I am in love with my dresser.
Now, right off the bat that’s going to sound a little weird, but it isn’t, really. Be assured that this relationship is purely platonic and one of great admiration. It’s pretty clear that great dressers don’t have the capacity to engage in any nonsense. Rather they stand quietly in their appointed place and do their job. The select few that are properly made and treated will serve for generations and gain great value as antiques through the passage of the years, or centuries.
The subject dresser has ten drawers, sits directly in line with our bed so that when we wake up it’s the first thing we see over the foot rail. It’s very reassuring to find that it hasn’t gone some place during the night. At first glance it may seem like any ordinary dresser but then we notice the warm glow of the drawer fronts and notice too that each drawer front is made from the same cherry board with end-to-end matching grain. Nice touch!
Then we approach the dresser to open the drawers and get out the necessaries for the day. They glide effortlessly and when gently returned they do so with a very satisfying “thunk”. If loaded beyond capacity, sometimes as in my wife’s case, the “thunk” is not quite so elegant. Note, she has the six foot model; I have the five foot edition.
What makes these drawers operate so nicely is a matched pair of wooden under-mount slides. The drawers travel in and out smoothly without wiggling side to side or sticking.
I am a great fan of properly installed wooden drawer guides. In the event of a mishap or accident they are easily repaired or replaced. As for durability over centuries wood wins hands down; no rust or worn out plastic bearings. Please note that many of our customers prefer metal slides of which there are many versions and qualities. In spite of our preference for wood slides cheerful adaptions of customers’ views are the norm; there are instances where metal slides are preferable.
Another great sensation is running hands over the surfaces and joinery feeling the inherent smoothness and noticing the precision fit. This is quality speak! It feels as great as it looks! The custom blended oil finish is lovely, environmentally friendly, long lasting, enhances the character of our wood surfaces and is easier to repair or refresh than any other quality wood finishes.
Please note that my enthusiastic and romantic feelings for this great piece of fine furniture and all of its sisters, brothers and cousins are entirely objective in every way, in spite of my close relationship with the makers as one of the founders. Cherry Pond Fine Furniture is truly dedicated to its’ high standards of quality, service and customer relationships.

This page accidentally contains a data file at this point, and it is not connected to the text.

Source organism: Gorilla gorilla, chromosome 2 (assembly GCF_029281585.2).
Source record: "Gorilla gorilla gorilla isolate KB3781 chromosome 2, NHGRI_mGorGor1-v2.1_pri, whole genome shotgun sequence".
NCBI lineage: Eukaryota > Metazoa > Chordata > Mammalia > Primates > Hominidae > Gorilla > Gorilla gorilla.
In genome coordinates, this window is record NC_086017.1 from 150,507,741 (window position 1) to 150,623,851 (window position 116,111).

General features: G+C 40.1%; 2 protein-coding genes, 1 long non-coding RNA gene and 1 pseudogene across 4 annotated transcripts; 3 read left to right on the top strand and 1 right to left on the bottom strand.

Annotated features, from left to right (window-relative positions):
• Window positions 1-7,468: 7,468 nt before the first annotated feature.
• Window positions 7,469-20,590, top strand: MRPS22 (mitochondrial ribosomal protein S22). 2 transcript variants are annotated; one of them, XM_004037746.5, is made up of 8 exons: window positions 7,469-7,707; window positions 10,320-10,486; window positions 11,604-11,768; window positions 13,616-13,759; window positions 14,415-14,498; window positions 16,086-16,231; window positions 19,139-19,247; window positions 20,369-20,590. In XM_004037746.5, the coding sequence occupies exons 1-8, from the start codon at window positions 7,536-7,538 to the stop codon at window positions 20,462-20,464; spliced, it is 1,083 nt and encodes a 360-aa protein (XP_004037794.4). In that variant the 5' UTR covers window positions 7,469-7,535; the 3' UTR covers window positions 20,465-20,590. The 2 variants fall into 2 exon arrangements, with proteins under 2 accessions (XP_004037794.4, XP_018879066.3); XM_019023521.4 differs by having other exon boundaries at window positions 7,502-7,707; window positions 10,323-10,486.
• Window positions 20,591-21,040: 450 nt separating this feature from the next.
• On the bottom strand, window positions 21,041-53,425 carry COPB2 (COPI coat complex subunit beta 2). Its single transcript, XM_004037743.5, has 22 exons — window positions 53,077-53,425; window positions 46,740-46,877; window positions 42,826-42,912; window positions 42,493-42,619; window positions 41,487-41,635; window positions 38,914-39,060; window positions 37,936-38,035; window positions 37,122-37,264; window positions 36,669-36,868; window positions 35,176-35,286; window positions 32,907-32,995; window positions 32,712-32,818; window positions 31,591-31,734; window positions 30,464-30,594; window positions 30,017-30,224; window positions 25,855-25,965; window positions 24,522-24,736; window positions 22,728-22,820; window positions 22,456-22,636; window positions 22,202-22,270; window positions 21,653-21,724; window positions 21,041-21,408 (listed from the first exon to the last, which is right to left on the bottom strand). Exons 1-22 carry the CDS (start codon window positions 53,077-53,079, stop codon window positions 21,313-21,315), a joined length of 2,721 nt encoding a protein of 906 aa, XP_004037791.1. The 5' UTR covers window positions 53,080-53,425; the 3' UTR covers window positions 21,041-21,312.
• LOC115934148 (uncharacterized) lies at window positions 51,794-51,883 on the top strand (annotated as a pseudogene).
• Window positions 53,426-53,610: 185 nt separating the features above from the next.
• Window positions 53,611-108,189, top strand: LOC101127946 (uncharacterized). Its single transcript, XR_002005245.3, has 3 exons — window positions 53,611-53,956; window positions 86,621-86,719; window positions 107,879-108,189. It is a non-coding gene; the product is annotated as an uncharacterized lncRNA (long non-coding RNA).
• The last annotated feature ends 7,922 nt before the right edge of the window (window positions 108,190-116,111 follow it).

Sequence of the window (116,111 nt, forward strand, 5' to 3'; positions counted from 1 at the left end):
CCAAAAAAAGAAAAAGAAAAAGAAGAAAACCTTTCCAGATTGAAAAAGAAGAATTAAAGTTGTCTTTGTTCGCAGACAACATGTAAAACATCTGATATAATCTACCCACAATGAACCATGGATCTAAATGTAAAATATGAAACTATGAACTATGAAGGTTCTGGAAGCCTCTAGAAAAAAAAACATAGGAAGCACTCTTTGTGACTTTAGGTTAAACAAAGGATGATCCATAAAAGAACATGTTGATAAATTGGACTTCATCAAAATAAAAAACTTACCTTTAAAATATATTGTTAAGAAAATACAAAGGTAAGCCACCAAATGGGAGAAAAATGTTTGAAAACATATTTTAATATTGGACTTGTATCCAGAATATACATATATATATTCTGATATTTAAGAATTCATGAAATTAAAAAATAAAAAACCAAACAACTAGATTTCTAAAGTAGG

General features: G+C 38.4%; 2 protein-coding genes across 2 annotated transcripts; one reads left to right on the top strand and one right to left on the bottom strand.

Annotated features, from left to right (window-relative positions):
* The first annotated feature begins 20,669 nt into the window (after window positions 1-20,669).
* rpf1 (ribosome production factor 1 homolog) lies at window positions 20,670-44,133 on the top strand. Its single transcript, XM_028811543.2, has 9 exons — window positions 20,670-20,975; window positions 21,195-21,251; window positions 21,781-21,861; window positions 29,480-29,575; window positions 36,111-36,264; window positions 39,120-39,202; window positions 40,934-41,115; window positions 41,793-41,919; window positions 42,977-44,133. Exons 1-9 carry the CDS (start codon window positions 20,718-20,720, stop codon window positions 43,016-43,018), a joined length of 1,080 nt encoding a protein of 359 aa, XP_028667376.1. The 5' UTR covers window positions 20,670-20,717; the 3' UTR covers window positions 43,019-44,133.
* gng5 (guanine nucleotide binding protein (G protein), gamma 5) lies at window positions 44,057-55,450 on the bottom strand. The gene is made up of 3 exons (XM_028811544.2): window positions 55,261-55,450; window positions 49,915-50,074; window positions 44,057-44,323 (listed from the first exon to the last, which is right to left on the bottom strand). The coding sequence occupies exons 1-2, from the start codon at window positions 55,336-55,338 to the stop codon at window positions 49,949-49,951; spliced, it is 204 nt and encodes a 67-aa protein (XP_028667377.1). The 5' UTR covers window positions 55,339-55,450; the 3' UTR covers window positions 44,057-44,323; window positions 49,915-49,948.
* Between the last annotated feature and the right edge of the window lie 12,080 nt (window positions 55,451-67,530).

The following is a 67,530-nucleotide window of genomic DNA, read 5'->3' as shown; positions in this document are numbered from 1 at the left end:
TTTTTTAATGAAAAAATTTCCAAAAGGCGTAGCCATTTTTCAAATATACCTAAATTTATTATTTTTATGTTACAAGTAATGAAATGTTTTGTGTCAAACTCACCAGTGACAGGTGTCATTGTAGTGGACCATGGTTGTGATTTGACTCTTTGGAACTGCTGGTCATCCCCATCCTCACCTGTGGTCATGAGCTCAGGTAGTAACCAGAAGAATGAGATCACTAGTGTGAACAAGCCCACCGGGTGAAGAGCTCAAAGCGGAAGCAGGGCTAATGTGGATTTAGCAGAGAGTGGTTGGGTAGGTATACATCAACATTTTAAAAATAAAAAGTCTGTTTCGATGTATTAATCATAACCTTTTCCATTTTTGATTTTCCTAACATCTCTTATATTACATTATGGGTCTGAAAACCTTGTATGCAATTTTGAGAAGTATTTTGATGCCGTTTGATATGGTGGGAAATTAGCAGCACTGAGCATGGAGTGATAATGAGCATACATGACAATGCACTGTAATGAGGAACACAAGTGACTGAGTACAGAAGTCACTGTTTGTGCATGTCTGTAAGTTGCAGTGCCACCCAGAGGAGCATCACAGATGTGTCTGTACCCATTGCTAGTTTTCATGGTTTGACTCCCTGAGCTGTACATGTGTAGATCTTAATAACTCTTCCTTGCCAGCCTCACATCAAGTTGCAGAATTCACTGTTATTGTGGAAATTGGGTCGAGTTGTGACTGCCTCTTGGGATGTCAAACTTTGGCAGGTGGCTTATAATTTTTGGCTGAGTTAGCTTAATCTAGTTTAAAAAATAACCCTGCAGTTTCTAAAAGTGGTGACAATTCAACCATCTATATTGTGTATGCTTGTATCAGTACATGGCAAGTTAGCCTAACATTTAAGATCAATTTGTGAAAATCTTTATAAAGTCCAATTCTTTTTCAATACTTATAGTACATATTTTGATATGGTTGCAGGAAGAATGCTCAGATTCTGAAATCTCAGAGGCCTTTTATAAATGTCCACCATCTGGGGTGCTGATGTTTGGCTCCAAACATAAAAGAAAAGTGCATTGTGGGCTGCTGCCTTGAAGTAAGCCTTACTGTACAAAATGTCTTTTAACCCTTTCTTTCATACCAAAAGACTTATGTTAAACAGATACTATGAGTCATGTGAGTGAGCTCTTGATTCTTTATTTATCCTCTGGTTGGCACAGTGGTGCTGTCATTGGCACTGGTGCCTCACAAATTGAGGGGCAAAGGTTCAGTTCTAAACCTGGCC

It is indeed a privilege to be associated with this small band of furniture makers whose skills, ingenuity, dedication to quality and service are at the core of our mission of offering superlative products to discriminating owners. Nor should we fail to acknowledge our suppliers, our bankers and, above all, our customers, all of whom play integral roles in our very small rendition of the American Dream.
Thanks Guys & Gals! For all that you do…and are!
– The Wood Blogger
My present for Christmas, nine days before my eleventh birthday, was a Sears Roebuck lathe, a few basic turning tools and a box full of wood chunks. My dad and I had already built a work bench in the cellar so we set up the lathe and, after extensive orientation, I was on my own. I was big on candle sticks, baseball bats, ashtrays, crude bowls and managed to avoid hurting myself.
That was my introduction to wood working; a practice that has run for seven generations in my known family and probably generations before that in France, later England and, starting in the late seventeen hundreds, the colonies.
Our first ancestral records in the New York City archives, beginning in 1796, include a long line of Guests starting with William Guest followed by sons and grandsons including Williams’ two and three, all of whom had many brothers and sisters which may explain, in part, how New York City became so populous.
The three Williams, along with some of their brothers, were talented woodworkers and furniture makers. Based on conversations with my late grandmother, William one and two may have provided woodwork for St. Paul’s Chapel and Trinity Church (Land marks in lower Manhattan). In the 1950’s the successor family company provided wood work for renovations in both buildings.
My grandmother was pretty discreet but it seemed quite clear that William one and his successors contributed their talents not only to the building of wood work including the bar for Fraunces tavern (historic tavern, restaurant and now museum in New York City) but were dedicated patrons
George Washington gave an historic farewell dinner and speech at the tavern following the conclusion of the revolutionary war. I like to think that my ancestors were there.
This is my first attempt at a blog. It is interesting, at this advanced segment of my life, to learn to run a computer and ramble a little bit about how Cherry Pond Fine Furniture evolved from seven generations of businesses founded on the utilization of our favorite natural resource.
Yesterday, mid-morning, I drove northwards through Franconia Notch. It was one of the most spectacular days of my life in the North Country. The sky was brilliant, the foliage was luminescent. How fortunate we are for the abundant forests…the miraculous, self-sustaining, enduring and versatile material we call wood, and the privilege of transforming it to useful and beautiful furnishings for the ages.